The first Predator drone strike has hit Libya, the US military confirmed today. It’s not clear where it struck, but explosions were heard outside Tripoli, in addition to in the area around the besieged city of Misurata. Some missiles fired by NATO apparently hit an underground bunker near the Gadhafi compound in Tripoli, which looks to have been used for military storage.

Meanwhile, the Libyan deputy foreign minister has intimated that Gadhafi’s army would leave Misurata because of airstrikes, and allow tribes loyal to Gadhafi to fight on their behalf. According to Khaled Kaim, the tribes would talk to the rebels in Misurata first, and if that failed they would fight them, with little compunction to prevent civilian casualties, in his words (Gadhafi’s snipers have already been shooting at civilians in the city). The rebels have been encouraged by the retreat of Gadhafi forces in Misurata, particularly from buildings along Tripoli Street. There is still fierce fighting going on in Misurata, however, and the opposition views this claim of withdrawal as misinformation. In fact, the rebels claim that local tribes are fighting against Gadhafi, not with him.

Tribes in the Western mountains are definitely opposed to Gadhafi, and have firm control of that region, having defeated government forces in a rout last month. But it’s unclear whether these groups in the Western mountains have any loyalty to the opposition out of Benghazi, and what will become of the two sides in a post-Gadhafi environment. The potential for tribal warfare is certainly there.

While the use of Predator drones has concerned Gadhafi, according to sources, that doesn’t make it a good idea. In fact, drones have become a terrible symbol in the Arab world of imperial oppression; witness Pakistan, where the US has apparently abandoned a drone base after continued pressure by the government to end the attacks. The impact, not just in Libya but elsewhere, could be quite unfavorable.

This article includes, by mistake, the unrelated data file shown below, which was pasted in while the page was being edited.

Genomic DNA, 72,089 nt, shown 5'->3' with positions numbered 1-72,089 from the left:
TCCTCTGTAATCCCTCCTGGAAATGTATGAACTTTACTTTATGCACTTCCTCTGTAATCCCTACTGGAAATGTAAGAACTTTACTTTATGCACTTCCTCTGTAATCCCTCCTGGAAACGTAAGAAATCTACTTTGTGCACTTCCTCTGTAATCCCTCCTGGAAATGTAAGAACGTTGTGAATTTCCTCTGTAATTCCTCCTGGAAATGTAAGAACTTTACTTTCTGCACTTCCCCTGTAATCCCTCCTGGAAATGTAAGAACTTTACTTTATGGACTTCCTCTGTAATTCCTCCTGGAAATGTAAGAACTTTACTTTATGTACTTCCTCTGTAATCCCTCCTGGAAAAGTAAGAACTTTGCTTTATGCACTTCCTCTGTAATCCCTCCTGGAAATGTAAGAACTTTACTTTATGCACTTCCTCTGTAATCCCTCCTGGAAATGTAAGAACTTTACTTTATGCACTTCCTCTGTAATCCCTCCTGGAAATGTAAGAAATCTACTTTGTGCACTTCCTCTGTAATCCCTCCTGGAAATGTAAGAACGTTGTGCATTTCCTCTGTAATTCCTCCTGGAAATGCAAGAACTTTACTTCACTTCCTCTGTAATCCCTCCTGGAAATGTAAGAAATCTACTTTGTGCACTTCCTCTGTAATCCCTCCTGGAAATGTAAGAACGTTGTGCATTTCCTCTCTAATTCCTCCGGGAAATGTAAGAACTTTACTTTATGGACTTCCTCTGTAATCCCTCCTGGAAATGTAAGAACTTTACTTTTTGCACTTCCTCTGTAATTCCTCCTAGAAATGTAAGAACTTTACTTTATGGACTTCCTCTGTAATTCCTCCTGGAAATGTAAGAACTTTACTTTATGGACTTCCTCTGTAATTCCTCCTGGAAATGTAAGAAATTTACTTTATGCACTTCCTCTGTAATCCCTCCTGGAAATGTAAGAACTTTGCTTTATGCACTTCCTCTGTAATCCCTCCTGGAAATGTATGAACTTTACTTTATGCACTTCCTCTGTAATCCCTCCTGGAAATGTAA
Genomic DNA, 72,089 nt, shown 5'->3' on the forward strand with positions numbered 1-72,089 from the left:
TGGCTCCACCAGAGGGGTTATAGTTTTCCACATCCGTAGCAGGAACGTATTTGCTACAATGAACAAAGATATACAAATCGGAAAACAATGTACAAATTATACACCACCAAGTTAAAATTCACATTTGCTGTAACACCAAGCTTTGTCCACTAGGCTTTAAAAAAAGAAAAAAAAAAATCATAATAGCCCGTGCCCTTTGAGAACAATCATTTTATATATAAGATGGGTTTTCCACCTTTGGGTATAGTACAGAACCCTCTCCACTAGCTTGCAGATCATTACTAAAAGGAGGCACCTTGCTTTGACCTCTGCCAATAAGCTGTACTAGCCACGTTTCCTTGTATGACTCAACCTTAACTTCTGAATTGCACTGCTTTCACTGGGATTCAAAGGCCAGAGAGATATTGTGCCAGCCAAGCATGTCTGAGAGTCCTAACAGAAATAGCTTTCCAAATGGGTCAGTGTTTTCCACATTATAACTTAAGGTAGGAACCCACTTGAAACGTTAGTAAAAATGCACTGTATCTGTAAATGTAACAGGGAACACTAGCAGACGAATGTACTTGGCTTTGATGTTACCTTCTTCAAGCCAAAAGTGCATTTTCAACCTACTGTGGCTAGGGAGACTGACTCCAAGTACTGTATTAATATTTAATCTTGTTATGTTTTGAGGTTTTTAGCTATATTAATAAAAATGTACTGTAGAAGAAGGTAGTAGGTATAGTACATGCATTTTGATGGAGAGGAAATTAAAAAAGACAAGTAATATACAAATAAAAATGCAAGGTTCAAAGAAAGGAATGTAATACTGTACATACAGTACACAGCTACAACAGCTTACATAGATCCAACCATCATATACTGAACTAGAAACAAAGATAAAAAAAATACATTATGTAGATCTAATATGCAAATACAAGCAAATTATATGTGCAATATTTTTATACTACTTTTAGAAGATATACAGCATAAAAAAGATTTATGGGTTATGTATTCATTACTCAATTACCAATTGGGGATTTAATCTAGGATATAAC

My quick reaction, as a journalist who has chronicled the growing use of drones, is that this extension to the Libyan theater is a mistake. It brings a weapon that has become for many Muslims a symbol of the arrogance of U.S. power into a theater next door to the Egyptian and Tunisian revolutions, the most promising events in a generation. It projects American power in the most negative possible way.

I wrote late last year that the problem with the Predators is that they provide too easy an answer to political and military problems. They Saudis asked for them last year to go after Yemenis they didn’t like; the Turks use them (looking over our shoulders) to target Kurdish extremists in Iraqi Kurdistan. And now the United States will use them to beef up a stalemated NATO campaign in Libya, on behalf of a rebel army that very well may include Islamic radicals who, under other circumstances, might themselves have been targets of Predator attack.

I will not co-sign to Ignatius’ depiction of the rebels as Islamic radicals; we have no real idea about that, which is part of the problem. But blowback has been a feature of our interventions, to be sure.